Track, review, approve or disapprove, and log changes to organizational systems.
DiscussionTracking, reviewing, approving/disapproving, and logging changes is called configuration change control. Configuration change control for organizational systems involves the systematic proposal, justification, implementation, testing, review, and disposition of changes to the systems, including system upgrades and modifications. Configuration change control includes changes to baseline configurations for components and configuration items of systems, changes to configuration settings for information technology products (e.g., operating systems, applications, firewalls, routers, and mobile devices), unscheduled and unauthorized changes, and changes to remediate vulnerabilities. Processes for managing configuration changes to systems include Configuration Control Boards or Change Advisory Boards that review and approve proposed changes to systems. For new development systems or systems undergoing major upgrades, organizations consider including representatives from development organizations on the Configuration Control Boards or Change Advisory Boards. Audit logs of changes include activities before and after changes are made to organizational systems and the activities required to implement such changes. NIST SP 800-128 provides guidance on configuration change control.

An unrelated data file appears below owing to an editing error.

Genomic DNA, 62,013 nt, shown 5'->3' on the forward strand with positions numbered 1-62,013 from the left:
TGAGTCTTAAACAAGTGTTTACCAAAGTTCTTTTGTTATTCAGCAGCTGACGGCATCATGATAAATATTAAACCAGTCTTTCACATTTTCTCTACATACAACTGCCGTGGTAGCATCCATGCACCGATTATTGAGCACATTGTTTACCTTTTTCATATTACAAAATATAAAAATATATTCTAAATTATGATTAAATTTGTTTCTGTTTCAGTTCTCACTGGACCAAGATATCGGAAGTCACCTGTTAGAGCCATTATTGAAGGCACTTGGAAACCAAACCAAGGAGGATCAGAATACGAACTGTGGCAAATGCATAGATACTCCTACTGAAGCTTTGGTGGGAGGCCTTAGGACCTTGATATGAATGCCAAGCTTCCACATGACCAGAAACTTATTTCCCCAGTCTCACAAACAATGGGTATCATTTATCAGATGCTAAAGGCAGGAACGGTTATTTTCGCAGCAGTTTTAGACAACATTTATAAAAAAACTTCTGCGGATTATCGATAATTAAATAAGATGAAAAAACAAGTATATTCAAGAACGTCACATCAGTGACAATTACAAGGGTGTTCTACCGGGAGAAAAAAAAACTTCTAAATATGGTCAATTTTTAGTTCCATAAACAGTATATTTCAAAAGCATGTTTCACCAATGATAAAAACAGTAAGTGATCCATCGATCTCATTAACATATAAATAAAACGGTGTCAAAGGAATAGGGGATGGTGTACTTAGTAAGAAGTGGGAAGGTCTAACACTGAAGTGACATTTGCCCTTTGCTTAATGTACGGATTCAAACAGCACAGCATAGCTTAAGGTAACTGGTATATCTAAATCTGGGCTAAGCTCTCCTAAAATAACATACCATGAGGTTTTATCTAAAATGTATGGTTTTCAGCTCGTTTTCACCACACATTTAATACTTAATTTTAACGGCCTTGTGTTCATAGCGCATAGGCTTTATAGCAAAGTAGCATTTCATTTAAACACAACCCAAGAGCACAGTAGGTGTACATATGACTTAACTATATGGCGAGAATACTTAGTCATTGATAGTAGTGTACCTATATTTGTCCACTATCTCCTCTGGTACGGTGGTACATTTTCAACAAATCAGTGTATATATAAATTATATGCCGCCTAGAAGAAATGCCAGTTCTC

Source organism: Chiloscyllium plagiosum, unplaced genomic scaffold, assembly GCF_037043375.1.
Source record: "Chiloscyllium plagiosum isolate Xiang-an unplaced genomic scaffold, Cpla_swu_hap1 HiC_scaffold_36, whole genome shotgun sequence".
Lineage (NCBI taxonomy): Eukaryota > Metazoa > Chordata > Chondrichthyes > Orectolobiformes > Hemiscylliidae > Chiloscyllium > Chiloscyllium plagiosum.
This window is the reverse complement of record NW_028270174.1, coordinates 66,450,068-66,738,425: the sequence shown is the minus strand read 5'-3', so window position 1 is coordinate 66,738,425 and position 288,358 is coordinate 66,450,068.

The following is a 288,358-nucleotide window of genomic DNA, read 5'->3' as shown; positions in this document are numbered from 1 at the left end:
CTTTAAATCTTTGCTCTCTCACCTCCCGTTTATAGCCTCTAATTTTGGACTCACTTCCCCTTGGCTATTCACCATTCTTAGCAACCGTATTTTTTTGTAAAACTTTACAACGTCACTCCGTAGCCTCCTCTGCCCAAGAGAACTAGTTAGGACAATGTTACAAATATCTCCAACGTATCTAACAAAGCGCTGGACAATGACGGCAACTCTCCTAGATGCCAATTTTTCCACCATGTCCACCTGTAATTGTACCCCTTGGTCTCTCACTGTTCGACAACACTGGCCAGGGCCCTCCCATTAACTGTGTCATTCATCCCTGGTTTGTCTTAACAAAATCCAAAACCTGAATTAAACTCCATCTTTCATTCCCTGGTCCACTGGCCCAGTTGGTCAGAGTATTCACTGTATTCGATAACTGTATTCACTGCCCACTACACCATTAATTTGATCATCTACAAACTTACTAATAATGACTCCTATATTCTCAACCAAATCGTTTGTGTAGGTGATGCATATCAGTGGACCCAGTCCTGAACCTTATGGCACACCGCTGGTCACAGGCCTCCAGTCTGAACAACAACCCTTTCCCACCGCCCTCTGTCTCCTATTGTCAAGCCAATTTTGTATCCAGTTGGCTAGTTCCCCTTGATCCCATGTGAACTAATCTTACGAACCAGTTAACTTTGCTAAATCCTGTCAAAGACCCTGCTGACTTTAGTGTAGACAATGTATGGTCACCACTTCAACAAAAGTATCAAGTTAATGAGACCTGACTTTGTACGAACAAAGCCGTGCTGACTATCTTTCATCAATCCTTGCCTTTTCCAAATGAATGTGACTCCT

Further DiscussionYou must track, review, and approve configuration changes before committing to production. Changes to computing environments can create unintended and unforeseen issues that can affect the security and availability of the systems. Relevant experts and stakeholders must review and approve proposed changes. They should discuss potential impacts before the organization puts the changes in place. Relevant items include changes to the physical environment and to the systems hosted within it.
ExampleOnce a month, the management and technical team leads join a change control board meeting. During this meeting, everyone reviews all proposed changes to the environment [b,c]. This includes changes to the physical and computing environments. The meeting ensures that relevant subject-matter experts review changes and propose alternatives where needed.
Potential Assessment Considerations
- Are changes to the system authorized by company management and documented [a,b,c,d]?
- Are changes documented and tracked (e.g., manually written down or included in a tracking service such as a ticketing system) [d]?